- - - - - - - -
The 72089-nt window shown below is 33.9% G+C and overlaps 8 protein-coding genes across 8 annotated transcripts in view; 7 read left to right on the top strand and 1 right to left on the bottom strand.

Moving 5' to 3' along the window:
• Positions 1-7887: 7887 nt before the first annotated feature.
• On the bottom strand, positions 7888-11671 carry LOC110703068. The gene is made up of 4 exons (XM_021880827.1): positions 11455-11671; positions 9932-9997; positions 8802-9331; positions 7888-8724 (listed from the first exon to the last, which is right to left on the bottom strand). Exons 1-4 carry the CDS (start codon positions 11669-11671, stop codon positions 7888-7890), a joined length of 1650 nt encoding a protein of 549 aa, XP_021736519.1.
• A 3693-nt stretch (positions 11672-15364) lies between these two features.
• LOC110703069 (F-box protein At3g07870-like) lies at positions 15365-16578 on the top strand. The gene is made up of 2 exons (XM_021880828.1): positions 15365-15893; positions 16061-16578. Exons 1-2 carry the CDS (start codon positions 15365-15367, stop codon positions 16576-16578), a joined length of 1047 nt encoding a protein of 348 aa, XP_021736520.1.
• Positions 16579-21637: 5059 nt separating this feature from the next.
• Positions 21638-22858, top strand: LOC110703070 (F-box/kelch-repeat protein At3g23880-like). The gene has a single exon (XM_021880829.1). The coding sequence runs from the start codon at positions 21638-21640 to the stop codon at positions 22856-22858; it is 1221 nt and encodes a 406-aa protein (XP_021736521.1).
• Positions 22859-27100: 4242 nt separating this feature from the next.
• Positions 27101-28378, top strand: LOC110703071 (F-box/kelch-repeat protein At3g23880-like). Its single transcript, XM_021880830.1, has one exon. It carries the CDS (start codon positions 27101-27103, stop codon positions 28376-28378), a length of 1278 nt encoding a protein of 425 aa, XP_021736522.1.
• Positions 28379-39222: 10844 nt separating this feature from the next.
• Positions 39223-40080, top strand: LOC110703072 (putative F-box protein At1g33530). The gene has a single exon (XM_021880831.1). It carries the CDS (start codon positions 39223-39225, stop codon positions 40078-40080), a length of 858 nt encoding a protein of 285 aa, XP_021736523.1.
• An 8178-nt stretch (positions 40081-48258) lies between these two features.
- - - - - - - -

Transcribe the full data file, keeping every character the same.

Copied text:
The 72089-nt window shown below is 33.9% G+C and overlaps 8 protein-coding genes across 8 annotated transcripts in view; 7 read left to right on the top strand and 1 right to left on the bottom strand.

Moving 5' to 3' along the window:
• Positions 1-7887: 7887 nt before the first annotated feature.
• On the bottom strand, positions 7888-11671 carry LOC110703068. The gene is made up of 4 exons (XM_021880827.1): positions 11455-11671; positions 9932-9997; positions 8802-9331; positions 7888-8724 (listed from the first exon to the last, which is right to left on the bottom strand). Exons 1-4 carry the CDS (start codon positions 11669-11671, stop codon positions 7888-7890), a joined length of 1650 nt encoding a protein of 549 aa, XP_021736519.1.
• A 3693-nt stretch (positions 11672-15364) lies between these two features.
• LOC110703069 (F-box protein At3g07870-like) lies at positions 15365-16578 on the top strand. The gene is made up of 2 exons (XM_021880828.1): positions 15365-15893; positions 16061-16578. Exons 1-2 carry the CDS (start codon positions 15365-15367, stop codon positions 16576-16578), a joined length of 1047 nt encoding a protein of 348 aa, XP_021736520.1.
• Positions 16579-21637: 5059 nt separating this feature from the next.
• Positions 21638-22858, top strand: LOC110703070 (F-box/kelch-repeat protein At3g23880-like). The gene has a single exon (XM_021880829.1). The coding sequence runs from the start codon at positions 21638-21640 to the stop codon at positions 22856-22858; it is 1221 nt and encodes a 406-aa protein (XP_021736521.1).
• Positions 22859-27100: 4242 nt separating this feature from the next.
• Positions 27101-28378, top strand: LOC110703071 (F-box/kelch-repeat protein At3g23880-like). Its single transcript, XM_021880830.1, has one exon. It carries the CDS (start codon positions 27101-27103, stop codon positions 28376-28378), a length of 1278 nt encoding a protein of 425 aa, XP_021736522.1.
• Positions 28379-39222: 10844 nt separating this feature from the next.
• Positions 39223-40080, top strand: LOC110703072 (putative F-box protein At1g33530). The gene has a single exon (XM_021880831.1). It carries the CDS (start codon positions 39223-39225, stop codon positions 40078-40080), a length of 858 nt encoding a protein of 285 aa, XP_021736523.1.
• An 8178-nt stretch (positions 40081-48258) lies between these two features.